Review

  • Warning: Spoilers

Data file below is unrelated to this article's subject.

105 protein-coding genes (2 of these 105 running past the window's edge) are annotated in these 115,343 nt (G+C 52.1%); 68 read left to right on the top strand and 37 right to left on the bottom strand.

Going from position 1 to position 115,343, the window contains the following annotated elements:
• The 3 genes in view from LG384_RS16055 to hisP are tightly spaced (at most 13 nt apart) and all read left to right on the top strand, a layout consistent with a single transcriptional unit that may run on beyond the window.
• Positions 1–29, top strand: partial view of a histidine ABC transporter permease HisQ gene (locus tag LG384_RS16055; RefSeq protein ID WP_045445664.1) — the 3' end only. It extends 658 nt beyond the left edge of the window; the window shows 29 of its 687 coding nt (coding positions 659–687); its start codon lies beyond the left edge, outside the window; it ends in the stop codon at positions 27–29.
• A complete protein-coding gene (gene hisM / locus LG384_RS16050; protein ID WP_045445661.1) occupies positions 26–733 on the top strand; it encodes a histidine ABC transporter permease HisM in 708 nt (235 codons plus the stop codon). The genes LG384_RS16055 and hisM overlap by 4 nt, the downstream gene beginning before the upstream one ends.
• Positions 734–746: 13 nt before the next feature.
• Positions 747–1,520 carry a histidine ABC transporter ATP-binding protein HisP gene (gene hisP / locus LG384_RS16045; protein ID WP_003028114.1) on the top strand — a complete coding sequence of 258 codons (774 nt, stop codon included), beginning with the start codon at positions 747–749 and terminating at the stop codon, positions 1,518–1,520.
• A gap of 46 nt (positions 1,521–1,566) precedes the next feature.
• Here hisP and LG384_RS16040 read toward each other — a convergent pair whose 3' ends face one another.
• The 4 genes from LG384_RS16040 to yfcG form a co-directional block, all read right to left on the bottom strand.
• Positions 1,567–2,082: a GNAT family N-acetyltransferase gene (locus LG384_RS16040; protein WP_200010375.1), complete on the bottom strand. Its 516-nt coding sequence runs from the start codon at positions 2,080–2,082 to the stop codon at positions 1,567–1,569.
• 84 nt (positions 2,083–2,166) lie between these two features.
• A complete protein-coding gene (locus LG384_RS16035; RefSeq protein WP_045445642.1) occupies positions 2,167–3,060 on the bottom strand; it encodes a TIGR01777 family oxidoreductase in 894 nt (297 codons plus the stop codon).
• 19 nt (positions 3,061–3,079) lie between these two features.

Viewers who sit down to watch Sergio Bergonzelli's 1970 offering, "In the Folds of the Flesh," expecting some licentious soft-core Eurosleaze may be a tad disappointed. That provocative title, surely fit for some adult fare, rather has as its provenance a quote from Sigmund Freud regarding the effects of experience on the human psyche: "What has been, remains imbedded in the brain, nestled in the folds of the flesh; distorted, it conditions and subconsciously impels." And, as it turns out, although the film does sport the talents of a trio of gorgeous women and some flashes of nudity, those flashes are decidedly de-eroticized, and the picture, although it has been called "one of the most bizarre gialli ever made," strikes this viewer more as a murderous psychological puzzler. In this Italian/Spanish coproduction, beautiful Eleanora Rossi-Drago (who I'd only previously encountered in an early Antonioni film, "Le Amiche") plays the head of a household of three in an ornate villa by the sea. She lives with two others, who we infer must be her son and daughter, although the relationships are not clearly defined and some conduct bordering on incest gives us reason to doubt. Whenever a visitor--be it a cousin, acquaintance or ex-con blackmailer--drops in, he is quickly executed by one of the three, after which Eleanora uses dissolving chemicals to dispose of the corpus. A most unusual household, to be sure, and most of the fun here lies in trying to figure out just what the characters' relationships and motivations might be. My suggestion would be to not even make the attempt, as nobody in the film is what he/she initially appears to be, and each and every character is hiding a secret. Among the assorted bits of weirdness that the film dishes out are a pair of pet vultures, some truly outlandish costumes, unusual camera angles, a disinterment, deaths by cyanide gas, and B&W flashbacks to the Nazi death camps. A repeat viewing of the film is practically mandatory to fully appreciate all its many subtleties and formal brilliance; I for one enjoyed it a lot more the second time around. And hold on to your seats as the film enters its final 20 minutes; this segment contains so many revelations and plot twists that the folds in your own mental flesh may start to unravel!